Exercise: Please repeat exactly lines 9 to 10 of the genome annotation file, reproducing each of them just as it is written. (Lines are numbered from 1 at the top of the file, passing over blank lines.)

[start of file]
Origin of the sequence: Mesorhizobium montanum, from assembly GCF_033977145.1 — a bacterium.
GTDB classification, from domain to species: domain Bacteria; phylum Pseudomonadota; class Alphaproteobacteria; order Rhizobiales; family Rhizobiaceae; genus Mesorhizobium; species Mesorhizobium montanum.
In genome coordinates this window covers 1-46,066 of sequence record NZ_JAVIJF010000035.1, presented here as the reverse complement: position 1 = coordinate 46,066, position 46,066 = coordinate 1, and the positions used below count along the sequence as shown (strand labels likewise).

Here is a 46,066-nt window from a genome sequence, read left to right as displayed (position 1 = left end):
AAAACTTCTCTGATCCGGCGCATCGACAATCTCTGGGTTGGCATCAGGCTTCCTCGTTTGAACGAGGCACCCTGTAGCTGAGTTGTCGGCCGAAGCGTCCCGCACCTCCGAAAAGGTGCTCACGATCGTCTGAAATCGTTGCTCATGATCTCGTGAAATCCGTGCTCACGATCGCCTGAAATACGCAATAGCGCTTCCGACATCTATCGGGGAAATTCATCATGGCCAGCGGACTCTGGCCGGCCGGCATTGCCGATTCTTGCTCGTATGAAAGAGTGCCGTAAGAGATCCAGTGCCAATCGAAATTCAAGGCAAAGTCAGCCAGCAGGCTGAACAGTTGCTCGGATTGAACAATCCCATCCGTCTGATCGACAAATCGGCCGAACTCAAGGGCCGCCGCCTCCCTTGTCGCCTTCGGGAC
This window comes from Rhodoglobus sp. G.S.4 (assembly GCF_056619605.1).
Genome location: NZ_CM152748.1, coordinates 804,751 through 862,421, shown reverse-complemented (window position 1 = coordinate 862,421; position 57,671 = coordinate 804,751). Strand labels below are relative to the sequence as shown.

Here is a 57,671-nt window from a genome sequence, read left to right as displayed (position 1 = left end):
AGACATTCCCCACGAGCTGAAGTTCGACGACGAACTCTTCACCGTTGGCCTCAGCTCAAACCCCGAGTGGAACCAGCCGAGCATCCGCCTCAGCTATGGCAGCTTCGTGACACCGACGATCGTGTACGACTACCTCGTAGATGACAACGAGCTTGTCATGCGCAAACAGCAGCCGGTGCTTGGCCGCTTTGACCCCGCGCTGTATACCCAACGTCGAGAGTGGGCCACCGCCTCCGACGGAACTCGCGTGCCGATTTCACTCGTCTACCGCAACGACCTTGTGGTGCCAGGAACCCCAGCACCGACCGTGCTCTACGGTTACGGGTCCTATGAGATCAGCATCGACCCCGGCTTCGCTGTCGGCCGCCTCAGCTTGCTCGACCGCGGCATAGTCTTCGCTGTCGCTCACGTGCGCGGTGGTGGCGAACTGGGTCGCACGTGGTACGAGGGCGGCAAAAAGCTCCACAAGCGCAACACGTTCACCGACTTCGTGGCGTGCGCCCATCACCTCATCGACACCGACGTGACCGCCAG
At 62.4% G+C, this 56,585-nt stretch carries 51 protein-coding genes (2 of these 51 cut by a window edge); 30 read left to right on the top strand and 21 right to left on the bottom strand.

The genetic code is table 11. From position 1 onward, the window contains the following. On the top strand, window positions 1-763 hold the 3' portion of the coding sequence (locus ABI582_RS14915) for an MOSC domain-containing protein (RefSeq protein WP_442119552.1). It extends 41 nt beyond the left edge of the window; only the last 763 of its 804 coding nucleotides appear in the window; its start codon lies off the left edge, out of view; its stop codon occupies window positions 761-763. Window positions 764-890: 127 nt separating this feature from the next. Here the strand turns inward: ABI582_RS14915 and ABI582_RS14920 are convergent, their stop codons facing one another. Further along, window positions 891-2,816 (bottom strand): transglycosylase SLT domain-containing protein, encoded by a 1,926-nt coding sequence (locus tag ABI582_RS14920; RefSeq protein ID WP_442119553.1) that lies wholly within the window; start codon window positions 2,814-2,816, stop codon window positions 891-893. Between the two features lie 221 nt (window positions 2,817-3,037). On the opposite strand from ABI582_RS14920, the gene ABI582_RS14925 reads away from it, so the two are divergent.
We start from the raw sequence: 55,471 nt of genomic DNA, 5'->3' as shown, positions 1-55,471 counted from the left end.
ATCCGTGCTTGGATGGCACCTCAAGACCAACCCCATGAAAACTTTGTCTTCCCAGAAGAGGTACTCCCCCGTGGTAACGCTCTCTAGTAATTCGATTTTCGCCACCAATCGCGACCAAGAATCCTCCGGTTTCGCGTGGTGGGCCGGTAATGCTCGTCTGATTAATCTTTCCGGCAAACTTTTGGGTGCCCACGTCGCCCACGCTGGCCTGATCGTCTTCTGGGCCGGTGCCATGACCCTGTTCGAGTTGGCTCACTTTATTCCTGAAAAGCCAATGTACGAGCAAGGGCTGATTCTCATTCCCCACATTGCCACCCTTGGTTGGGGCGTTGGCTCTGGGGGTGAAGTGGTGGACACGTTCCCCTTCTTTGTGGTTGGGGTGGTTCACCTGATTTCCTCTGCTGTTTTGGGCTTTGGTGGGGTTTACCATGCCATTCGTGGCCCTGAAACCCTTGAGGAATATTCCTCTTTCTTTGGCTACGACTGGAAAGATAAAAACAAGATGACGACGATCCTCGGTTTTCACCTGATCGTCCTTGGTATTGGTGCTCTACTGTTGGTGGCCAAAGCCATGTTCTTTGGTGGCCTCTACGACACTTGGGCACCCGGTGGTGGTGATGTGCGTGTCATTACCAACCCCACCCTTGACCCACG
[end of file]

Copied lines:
AGACATTCCCCACGAGCTGAAGTTCGACGACGAACTCTTCACCGTTGGCCTCAGCTCAAACCCCGAGTGGAACCAGCCGAGCATCCGCCTCAGCTATGGCAGCTTCGTGACACCGACGATCGTGTACGACTACCTCGTAGATGACAACGAGCTTGTCATGCGCAAACAGCAGCCGGTGCTTGGCCGCTTTGACCCCGCGCTGTATACCCAACGTCGAGAGTGGGCCACCGCCTCCGACGGAACTCGCGTGCCGATTTCACTCGTCTACCGCAACGACCTTGTGGTGCCAGGAACCCCAGCACCGACCGTGCTCTACGGTTACGGGTCCTATGAGATCAGCATCGACCCCGGCTTCGCTGTCGGCCGCCTCAGCTTGCTCGACCGCGGCATAGTCTTCGCTGTCGCTCACGTGCGCGGTGGTGGCGAACTGGGTCGCACGTGGTACGAGGGCGGCAAAAAGCTCCACAAGCGCAACACGTTCACCGACTTCGTGGCGTGCGCCCATCACCTCATCGACACCGACGTGACCGCCAG
At 62.4% G+C, this 56,585-nt stretch carries 51 protein-coding genes (2 of these 51 cut by a window edge); 30 read left to right on the top strand and 21 right to left on the bottom strand.